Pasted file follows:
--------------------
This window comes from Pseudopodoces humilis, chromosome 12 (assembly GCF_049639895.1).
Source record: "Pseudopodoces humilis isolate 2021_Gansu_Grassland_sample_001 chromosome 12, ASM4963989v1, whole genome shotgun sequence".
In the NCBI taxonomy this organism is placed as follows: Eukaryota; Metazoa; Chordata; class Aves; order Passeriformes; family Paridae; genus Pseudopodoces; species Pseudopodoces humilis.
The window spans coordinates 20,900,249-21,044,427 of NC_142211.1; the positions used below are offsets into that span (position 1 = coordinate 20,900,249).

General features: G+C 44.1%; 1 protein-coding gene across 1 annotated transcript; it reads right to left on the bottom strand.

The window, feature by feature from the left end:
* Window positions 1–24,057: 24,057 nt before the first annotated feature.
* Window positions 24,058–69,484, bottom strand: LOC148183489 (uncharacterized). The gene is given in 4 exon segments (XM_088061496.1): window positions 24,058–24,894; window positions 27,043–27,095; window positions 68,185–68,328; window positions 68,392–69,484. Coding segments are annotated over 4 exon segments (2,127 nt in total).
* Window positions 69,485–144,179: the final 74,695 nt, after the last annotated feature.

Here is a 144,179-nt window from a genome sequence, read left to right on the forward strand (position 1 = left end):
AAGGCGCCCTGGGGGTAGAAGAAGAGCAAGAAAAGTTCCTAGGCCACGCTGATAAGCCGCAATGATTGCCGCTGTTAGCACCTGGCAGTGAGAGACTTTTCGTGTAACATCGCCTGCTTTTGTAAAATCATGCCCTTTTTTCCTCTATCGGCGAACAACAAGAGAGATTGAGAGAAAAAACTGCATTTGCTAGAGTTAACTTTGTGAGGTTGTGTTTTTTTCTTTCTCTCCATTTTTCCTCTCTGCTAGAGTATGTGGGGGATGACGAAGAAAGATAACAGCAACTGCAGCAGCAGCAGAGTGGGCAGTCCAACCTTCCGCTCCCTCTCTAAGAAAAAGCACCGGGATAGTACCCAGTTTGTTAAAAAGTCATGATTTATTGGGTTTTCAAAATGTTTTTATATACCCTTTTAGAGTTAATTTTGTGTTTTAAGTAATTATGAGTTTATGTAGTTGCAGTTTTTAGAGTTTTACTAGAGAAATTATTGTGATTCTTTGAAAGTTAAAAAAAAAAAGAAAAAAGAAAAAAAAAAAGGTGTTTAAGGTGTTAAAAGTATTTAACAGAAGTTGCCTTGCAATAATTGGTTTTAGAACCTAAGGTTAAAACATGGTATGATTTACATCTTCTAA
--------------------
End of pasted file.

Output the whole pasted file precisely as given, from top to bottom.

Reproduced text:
This window comes from Pseudopodoces humilis, chromosome 12 (assembly GCF_049639895.1).
Source record: "Pseudopodoces humilis isolate 2021_Gansu_Grassland_sample_001 chromosome 12, ASM4963989v1, whole genome shotgun sequence".
In the NCBI taxonomy this organism is placed as follows: Eukaryota; Metazoa; Chordata; class Aves; order Passeriformes; family Paridae; genus Pseudopodoces; species Pseudopodoces humilis.
The window spans coordinates 20,900,249-21,044,427 of NC_142211.1; the positions used below are offsets into that span (position 1 = coordinate 20,900,249).

General features: G+C 44.1%; 1 protein-coding gene across 1 annotated transcript; it reads right to left on the bottom strand.

The window, feature by feature from the left end:
* Window positions 1–24,057: 24,057 nt before the first annotated feature.
* Window positions 24,058–69,484, bottom strand: LOC148183489 (uncharacterized). The gene is given in 4 exon segments (XM_088061496.1): window positions 24,058–24,894; window positions 27,043–27,095; window positions 68,185–68,328; window positions 68,392–69,484. Coding segments are annotated over 4 exon segments (2,127 nt in total).
* Window positions 69,485–144,179: the final 74,695 nt, after the last annotated feature.

Here is a 144,179-nt window from a genome sequence, read left to right on the forward strand (position 1 = left end):
AAGGCGCCCTGGGGGTAGAAGAAGAGCAAGAAAAGTTCCTAGGCCACGCTGATAAGCCGCAATGATTGCCGCTGTTAGCACCTGGCAGTGAGAGACTTTTCGTGTAACATCGCCTGCTTTTGTAAAATCATGCCCTTTTTTCCTCTATCGGCGAACAACAAGAGAGATTGAGAGAAAAAACTGCATTTGCTAGAGTTAACTTTGTGAGGTTGTGTTTTTTTCTTTCTCTCCATTTTTCCTCTCTGCTAGAGTATGTGGGGGATGACGAAGAAAGATAACAGCAACTGCAGCAGCAGCAGAGTGGGCAGTCCAACCTTCCGCTCCCTCTCTAAGAAAAAGCACCGGGATAGTACCCAGTTTGTTAAAAAGTCATGATTTATTGGGTTTTCAAAATGTTTTTATATACCCTTTTAGAGTTAATTTTGTGTTTTAAGTAATTATGAGTTTATGTAGTTGCAGTTTTTAGAGTTTTACTAGAGAAATTATTGTGATTCTTTGAAAGTTAAAAAAAAAAAGAAAAAAGAAAAAAAAAAAGGTGTTTAAGGTGTTAAAAGTATTTAACAGAAGTTGCCTTGCAATAATTGGTTTTAGAACCTAAGGTTAAAACATGGTATGATTTACATCTTCTAA